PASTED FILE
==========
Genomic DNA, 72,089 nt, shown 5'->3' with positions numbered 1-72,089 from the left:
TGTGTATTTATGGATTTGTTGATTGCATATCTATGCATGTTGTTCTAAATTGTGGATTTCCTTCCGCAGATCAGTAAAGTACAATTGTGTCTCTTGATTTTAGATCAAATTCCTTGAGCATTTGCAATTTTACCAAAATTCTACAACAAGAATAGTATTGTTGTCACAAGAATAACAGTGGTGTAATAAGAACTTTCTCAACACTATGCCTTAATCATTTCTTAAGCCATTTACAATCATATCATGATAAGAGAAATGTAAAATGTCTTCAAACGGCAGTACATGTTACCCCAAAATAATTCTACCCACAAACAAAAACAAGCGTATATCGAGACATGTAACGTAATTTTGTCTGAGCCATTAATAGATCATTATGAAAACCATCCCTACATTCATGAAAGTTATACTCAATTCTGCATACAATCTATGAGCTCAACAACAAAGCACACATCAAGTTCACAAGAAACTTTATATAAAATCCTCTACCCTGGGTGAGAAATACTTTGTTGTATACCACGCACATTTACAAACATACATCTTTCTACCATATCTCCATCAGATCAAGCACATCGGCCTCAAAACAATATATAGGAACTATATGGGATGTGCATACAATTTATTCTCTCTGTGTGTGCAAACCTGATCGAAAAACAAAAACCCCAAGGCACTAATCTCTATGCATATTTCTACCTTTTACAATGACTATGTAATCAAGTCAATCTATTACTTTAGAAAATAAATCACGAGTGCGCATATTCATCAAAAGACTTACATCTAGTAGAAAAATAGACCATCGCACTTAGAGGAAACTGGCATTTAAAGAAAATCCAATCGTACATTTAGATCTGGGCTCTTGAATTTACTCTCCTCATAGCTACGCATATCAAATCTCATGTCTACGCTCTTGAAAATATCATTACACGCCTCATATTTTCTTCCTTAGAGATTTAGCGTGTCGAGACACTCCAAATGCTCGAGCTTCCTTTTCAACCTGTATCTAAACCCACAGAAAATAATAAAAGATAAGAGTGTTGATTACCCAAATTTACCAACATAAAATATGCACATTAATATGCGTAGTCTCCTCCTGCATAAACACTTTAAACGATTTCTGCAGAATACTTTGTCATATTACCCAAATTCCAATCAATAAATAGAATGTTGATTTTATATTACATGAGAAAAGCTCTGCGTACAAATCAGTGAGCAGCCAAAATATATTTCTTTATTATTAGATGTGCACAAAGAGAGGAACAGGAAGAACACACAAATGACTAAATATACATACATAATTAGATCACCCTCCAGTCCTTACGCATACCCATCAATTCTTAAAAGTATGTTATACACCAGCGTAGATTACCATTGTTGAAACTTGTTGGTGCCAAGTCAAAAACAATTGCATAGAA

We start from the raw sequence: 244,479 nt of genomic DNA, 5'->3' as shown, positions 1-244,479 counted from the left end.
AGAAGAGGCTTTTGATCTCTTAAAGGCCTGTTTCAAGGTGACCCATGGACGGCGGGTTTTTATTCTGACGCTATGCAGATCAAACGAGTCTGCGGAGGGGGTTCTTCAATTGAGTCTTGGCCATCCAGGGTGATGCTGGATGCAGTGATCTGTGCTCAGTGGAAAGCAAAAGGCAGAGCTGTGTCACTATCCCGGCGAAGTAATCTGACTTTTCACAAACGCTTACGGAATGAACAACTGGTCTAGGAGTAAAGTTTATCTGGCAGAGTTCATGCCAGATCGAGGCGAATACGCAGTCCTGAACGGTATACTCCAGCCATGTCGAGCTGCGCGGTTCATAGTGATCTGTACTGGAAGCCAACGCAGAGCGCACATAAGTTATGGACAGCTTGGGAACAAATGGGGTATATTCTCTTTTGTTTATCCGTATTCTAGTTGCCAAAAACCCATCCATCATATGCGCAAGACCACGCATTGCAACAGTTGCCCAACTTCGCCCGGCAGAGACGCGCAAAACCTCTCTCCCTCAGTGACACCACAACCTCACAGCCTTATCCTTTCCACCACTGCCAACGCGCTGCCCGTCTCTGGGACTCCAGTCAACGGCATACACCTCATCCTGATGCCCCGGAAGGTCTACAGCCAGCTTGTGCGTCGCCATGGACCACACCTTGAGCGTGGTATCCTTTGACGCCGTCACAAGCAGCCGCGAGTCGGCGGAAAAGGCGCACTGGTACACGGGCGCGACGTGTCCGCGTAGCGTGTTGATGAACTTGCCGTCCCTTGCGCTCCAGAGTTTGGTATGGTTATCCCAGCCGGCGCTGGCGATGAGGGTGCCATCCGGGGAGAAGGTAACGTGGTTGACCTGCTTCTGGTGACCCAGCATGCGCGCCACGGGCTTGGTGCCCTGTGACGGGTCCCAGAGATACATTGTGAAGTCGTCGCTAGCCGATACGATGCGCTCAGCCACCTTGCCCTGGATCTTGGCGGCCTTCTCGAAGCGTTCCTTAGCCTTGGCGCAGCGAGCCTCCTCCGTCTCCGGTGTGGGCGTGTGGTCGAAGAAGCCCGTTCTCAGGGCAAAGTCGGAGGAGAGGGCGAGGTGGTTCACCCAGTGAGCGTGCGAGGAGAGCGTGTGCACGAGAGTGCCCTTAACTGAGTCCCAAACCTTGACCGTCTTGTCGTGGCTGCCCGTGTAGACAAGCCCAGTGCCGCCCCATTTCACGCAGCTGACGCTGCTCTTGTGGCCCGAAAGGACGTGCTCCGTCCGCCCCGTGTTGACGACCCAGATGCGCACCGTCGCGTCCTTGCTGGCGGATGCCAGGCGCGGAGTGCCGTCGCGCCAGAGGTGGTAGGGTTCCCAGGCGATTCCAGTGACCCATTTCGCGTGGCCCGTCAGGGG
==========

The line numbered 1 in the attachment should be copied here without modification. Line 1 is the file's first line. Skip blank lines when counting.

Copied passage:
Genomic DNA, 72,089 nt, shown 5'->3' with positions numbered 1-72,089 from the left: